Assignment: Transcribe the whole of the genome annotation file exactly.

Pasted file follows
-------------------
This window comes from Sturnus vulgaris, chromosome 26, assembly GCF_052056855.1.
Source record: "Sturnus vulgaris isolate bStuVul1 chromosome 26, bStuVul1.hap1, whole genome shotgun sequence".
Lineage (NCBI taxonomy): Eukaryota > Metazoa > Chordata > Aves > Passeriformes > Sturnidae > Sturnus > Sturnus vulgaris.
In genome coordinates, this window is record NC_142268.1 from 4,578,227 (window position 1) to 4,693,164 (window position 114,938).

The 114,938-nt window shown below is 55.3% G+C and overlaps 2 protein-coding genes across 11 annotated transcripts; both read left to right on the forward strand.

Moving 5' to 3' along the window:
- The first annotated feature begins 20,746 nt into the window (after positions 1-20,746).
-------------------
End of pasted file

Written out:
This window comes from Sturnus vulgaris, chromosome 26, assembly GCF_052056855.1.
Source record: "Sturnus vulgaris isolate bStuVul1 chromosome 26, bStuVul1.hap1, whole genome shotgun sequence".
Lineage (NCBI taxonomy): Eukaryota > Metazoa > Chordata > Aves > Passeriformes > Sturnidae > Sturnus > Sturnus vulgaris.
In genome coordinates, this window is record NC_142268.1 from 4,578,227 (window position 1) to 4,693,164 (window position 114,938).

The 114,938-nt window shown below is 55.3% G+C and overlaps 2 protein-coding genes across 11 annotated transcripts; both read left to right on the forward strand.

Moving 5' to 3' along the window:
- The first annotated feature begins 20,746 nt into the window (after positions 1-20,746).